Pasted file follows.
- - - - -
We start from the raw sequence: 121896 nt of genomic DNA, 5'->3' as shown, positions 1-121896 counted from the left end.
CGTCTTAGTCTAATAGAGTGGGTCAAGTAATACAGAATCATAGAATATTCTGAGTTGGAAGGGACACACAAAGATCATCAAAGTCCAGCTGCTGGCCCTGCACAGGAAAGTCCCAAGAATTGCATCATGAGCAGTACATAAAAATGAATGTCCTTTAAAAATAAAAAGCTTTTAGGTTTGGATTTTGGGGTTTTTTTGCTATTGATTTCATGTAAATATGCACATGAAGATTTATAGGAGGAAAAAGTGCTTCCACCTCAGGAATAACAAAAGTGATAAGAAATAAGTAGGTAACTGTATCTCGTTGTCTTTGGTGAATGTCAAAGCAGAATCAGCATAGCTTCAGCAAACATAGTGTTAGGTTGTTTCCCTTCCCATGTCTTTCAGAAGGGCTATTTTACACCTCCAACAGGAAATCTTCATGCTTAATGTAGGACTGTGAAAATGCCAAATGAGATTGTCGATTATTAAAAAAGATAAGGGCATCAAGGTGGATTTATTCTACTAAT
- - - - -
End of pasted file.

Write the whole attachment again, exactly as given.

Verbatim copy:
We start from the raw sequence: 121896 nt of genomic DNA, 5'->3' as shown, positions 1-121896 counted from the left end.
CGTCTTAGTCTAATAGAGTGGGTCAAGTAATACAGAATCATAGAATATTCTGAGTTGGAAGGGACACACAAAGATCATCAAAGTCCAGCTGCTGGCCCTGCACAGGAAAGTCCCAAGAATTGCATCATGAGCAGTACATAAAAATGAATGTCCTTTAAAAATAAAAAGCTTTTAGGTTTGGATTTTGGGGTTTTTTTGCTATTGATTTCATGTAAATATGCACATGAAGATTTATAGGAGGAAAAAGTGCTTCCACCTCAGGAATAACAAAAGTGATAAGAAATAAGTAGGTAACTGTATCTCGTTGTCTTTGGTGAATGTCAAAGCAGAATCAGCATAGCTTCAGCAAACATAGTGTTAGGTTGTTTCCCTTCCCATGTCTTTCAGAAGGGCTATTTTACACCTCCAACAGGAAATCTTCATGCTTAATGTAGGACTGTGAAAATGCCAAATGAGATTGTCGATTATTAAAAAAGATAAGGGCATCAAGGTGGATTTATTCTACTAAT